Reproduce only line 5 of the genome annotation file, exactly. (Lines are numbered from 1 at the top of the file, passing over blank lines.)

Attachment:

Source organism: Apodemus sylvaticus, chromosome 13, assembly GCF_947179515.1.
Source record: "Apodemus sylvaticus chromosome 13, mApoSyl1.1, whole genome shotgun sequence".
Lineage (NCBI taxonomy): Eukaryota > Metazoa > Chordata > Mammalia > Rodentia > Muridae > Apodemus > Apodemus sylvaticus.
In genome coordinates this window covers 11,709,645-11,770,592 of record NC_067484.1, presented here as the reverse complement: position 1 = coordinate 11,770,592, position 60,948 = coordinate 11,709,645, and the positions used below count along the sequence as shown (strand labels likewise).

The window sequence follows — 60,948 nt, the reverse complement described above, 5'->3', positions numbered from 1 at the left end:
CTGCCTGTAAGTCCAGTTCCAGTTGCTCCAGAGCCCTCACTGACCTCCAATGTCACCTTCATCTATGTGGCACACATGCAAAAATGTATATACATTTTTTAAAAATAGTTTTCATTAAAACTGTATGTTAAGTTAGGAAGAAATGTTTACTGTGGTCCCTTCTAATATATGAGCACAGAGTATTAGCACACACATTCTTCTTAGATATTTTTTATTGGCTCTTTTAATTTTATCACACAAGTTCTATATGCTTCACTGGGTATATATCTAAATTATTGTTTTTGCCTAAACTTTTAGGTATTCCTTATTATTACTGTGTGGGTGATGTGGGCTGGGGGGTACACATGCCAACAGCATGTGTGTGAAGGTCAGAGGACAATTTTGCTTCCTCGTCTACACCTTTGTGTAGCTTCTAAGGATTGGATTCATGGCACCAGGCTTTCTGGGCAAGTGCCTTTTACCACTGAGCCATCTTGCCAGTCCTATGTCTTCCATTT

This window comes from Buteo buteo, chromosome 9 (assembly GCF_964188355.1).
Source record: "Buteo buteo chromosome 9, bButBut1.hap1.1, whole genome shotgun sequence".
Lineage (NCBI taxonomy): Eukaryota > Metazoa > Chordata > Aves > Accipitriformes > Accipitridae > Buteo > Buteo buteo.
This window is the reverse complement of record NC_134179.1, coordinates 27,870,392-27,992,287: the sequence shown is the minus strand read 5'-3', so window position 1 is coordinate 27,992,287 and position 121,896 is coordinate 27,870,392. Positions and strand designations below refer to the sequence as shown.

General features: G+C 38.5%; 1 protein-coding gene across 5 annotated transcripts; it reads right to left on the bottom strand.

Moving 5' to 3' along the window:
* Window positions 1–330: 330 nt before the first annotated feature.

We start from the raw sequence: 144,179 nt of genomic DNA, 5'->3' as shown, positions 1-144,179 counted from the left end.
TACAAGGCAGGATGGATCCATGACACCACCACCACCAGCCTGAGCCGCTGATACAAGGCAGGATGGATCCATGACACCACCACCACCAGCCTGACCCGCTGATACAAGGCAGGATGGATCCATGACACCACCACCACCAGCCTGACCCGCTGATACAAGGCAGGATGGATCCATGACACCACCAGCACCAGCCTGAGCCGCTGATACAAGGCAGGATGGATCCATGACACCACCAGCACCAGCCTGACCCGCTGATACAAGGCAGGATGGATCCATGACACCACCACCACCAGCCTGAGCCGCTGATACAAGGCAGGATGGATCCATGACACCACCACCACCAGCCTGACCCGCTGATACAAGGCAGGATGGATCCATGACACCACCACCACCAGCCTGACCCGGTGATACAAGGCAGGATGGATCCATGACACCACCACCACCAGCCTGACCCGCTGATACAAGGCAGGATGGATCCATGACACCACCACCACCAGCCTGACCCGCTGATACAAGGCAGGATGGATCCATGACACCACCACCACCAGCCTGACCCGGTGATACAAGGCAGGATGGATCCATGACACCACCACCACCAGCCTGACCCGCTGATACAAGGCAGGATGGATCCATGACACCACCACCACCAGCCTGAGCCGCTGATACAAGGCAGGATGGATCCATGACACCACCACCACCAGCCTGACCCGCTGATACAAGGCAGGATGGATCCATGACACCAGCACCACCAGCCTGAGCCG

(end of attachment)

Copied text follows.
The window sequence follows — 60,948 nt, the reverse complement described above, 5'->3', positions numbered from 1 at the left end: